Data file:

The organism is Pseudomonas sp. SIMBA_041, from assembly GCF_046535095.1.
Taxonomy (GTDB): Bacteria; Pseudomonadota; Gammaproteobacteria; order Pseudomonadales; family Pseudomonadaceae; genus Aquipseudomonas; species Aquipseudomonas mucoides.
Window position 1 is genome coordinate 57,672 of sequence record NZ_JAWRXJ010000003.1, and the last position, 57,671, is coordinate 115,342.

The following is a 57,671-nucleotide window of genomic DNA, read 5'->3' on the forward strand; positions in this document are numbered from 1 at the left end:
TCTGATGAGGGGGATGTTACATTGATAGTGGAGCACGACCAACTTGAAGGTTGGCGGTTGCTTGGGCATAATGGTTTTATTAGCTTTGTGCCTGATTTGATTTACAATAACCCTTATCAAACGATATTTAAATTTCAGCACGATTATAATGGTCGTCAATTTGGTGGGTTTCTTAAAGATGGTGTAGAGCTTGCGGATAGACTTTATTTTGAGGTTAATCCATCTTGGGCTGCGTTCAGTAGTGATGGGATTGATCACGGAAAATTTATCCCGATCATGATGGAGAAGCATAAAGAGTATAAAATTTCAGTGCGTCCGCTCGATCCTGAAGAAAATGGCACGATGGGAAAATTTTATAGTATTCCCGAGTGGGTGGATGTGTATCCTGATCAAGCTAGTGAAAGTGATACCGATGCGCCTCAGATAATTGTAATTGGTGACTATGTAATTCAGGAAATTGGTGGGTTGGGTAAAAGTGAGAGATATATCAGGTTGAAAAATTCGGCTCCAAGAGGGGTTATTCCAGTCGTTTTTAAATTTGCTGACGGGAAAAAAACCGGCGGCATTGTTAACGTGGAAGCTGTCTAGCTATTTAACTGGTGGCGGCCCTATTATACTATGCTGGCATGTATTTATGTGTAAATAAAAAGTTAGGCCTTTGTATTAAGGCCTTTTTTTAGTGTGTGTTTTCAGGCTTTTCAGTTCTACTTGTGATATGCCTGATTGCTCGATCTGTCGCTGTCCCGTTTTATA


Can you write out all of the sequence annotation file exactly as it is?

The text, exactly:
The organism is Pseudomonas sp. SIMBA_041, from assembly GCF_046535095.1.
Taxonomy (GTDB): Bacteria; Pseudomonadota; Gammaproteobacteria; order Pseudomonadales; family Pseudomonadaceae; genus Aquipseudomonas; species Aquipseudomonas mucoides.
Window position 1 is genome coordinate 57,672 of sequence record NZ_JAWRXJ010000003.1, and the last position, 57,671, is coordinate 115,342.

The following is a 57,671-nucleotide window of genomic DNA, read 5'->3' on the forward strand; positions in this document are numbered from 1 at the left end:
TCTGATGAGGGGGATGTTACATTGATAGTGGAGCACGACCAACTTGAAGGTTGGCGGTTGCTTGGGCATAATGGTTTTATTAGCTTTGTGCCTGATTTGATTTACAATAACCCTTATCAAACGATATTTAAATTTCAGCACGATTATAATGGTCGTCAATTTGGTGGGTTTCTTAAAGATGGTGTAGAGCTTGCGGATAGACTTTATTTTGAGGTTAATCCATCTTGGGCTGCGTTCAGTAGTGATGGGATTGATCACGGAAAATTTATCCCGATCATGATGGAGAAGCATAAAGAGTATAAAATTTCAGTGCGTCCGCTCGATCCTGAAGAAAATGGCACGATGGGAAAATTTTATAGTATTCCCGAGTGGGTGGATGTGTATCCTGATCAAGCTAGTGAAAGTGATACCGATGCGCCTCAGATAATTGTAATTGGTGACTATGTAATTCAGGAAATTGGTGGGTTGGGTAAAAGTGAGAGATATATCAGGTTGAAAAATTCGGCTCCAAGAGGGGTTATTCCAGTCGTTTTTAAATTTGCTGACGGGAAAAAAACCGGCGGCATTGTTAACGTGGAAGCTGTCTAGCTATTTAACTGGTGGCGGCCCTATTATACTATGCTGGCATGTATTTATGTGTAAATAAAAAGTTAGGCCTTTGTATTAAGGCCTTTTTTTAGTGTGTGTTTTCAGGCTTTTCAGTTCTACTTGTGATATGCCTGATTGCTCGATCTGTCGCTGTCCCGTTTTATA